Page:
A room full of marijuana plants is seen inside a house during a raid in Miami-Dade County, Fla.
A room full of marijuana plants is seen inside a house during a raid in Miami-Dade County, Fla. Wilfredo Lee/AP
A staff scientist at the Lawrence Berkeley National Laboratory studied the energy use of indoor marijuana growers and found it's an inefficient and energy intensive practice. Evan Mills, who undertook the study independently, reports that:
— "Cannabis production results in energy expenditures of $5 billion each year."
— The electricity use is equivalent to that of two million average U.S. homes.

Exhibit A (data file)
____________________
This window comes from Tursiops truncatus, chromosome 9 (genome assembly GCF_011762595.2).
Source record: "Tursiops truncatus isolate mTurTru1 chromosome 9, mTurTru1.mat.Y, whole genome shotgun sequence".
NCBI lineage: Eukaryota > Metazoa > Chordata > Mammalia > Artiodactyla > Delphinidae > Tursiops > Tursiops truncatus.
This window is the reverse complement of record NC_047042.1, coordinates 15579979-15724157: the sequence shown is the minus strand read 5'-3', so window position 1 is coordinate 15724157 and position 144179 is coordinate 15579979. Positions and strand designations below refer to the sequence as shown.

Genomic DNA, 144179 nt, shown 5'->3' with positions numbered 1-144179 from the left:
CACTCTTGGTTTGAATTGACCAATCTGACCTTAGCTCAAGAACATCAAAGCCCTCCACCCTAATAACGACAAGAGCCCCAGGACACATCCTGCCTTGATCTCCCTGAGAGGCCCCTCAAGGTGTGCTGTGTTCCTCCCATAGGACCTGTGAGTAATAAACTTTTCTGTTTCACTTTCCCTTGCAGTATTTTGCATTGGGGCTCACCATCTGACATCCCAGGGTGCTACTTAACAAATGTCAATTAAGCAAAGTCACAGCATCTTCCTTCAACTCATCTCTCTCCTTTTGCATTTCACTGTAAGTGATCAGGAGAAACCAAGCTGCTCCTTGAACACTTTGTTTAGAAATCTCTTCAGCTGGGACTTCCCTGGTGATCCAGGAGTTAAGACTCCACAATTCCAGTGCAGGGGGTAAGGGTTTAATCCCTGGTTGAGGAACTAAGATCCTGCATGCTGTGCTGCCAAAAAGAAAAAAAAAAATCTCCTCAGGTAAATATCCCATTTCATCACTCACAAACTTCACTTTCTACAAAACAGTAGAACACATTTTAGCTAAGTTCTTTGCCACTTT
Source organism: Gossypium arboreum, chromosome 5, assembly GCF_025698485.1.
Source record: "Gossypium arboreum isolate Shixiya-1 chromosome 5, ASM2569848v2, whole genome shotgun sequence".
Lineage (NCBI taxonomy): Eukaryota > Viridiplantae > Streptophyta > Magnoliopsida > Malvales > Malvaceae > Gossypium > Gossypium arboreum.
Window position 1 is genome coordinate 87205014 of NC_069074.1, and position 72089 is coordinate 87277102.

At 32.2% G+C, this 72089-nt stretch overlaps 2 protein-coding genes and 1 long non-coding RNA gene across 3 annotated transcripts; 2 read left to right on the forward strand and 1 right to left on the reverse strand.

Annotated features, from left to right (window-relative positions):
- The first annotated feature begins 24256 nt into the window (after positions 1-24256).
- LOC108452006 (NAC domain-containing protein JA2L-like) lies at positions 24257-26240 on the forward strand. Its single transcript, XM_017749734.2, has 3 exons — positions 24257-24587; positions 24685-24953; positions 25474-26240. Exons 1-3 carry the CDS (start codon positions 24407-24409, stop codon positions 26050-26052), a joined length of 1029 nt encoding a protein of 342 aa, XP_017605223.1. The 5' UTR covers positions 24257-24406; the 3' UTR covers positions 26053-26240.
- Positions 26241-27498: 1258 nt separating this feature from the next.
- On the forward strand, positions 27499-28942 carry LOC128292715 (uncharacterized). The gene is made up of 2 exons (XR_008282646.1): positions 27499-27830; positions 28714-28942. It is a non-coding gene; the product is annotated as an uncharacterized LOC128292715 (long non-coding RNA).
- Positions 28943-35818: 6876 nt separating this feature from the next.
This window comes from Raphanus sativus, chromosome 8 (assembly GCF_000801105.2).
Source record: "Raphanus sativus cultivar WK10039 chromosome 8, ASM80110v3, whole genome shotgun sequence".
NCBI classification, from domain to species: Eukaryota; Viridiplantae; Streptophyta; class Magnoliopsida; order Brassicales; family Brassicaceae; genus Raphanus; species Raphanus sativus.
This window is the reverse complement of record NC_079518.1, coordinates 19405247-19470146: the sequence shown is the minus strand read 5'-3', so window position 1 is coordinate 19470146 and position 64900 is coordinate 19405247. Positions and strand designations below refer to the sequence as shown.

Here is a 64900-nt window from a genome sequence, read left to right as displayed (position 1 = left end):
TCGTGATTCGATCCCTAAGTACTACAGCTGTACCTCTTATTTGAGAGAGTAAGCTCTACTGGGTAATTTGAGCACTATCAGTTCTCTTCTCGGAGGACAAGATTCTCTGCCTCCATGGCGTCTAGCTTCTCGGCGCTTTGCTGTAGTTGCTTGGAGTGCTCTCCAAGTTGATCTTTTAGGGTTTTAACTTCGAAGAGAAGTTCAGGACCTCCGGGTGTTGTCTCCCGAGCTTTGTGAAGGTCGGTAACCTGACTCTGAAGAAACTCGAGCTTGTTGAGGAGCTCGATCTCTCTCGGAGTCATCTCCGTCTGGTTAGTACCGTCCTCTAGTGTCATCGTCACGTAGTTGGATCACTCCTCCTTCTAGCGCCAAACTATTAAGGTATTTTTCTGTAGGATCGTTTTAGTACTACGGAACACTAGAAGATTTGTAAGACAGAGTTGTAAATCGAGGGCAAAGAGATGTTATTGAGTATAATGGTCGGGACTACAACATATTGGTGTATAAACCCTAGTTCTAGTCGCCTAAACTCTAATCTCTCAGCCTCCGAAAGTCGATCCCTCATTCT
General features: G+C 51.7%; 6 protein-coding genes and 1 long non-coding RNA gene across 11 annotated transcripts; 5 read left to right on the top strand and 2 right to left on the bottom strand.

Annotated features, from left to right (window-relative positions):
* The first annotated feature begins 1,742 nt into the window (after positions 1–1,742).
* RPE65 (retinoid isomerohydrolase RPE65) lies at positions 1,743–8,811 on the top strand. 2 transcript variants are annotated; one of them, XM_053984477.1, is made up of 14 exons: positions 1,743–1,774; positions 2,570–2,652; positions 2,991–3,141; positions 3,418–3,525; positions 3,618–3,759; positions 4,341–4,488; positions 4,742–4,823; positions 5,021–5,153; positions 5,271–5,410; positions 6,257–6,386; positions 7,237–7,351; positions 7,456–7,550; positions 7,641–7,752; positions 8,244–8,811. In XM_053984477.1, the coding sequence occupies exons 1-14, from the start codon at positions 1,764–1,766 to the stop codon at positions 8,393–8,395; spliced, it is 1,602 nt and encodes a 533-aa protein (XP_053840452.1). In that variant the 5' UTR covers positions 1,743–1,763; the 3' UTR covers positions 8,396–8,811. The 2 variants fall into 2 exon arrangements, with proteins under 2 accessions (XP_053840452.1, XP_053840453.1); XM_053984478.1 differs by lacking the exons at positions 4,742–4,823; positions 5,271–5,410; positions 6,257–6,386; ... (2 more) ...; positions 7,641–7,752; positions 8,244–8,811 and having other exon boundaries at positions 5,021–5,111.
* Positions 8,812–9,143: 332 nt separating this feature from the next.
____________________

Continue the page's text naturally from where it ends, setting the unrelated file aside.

— It accounts for one percent of national electricity consumption.
To put it in more real-life terms, Mills writes that one joint "represents two pounds of CO2 emissions, an amount equal to running a 100-watt light bulb for 17 hours with average U.S. electricity."
Mills writes that his study doesn't prescribe policy; it just simply states that criminalizing marijuana has made the process of growing it inefficient. Mills also says that this is not "just a California problem." California, which has legalized medical use of marijuana, accounts for 20 percent of "Cannabis-related emissions" in the country.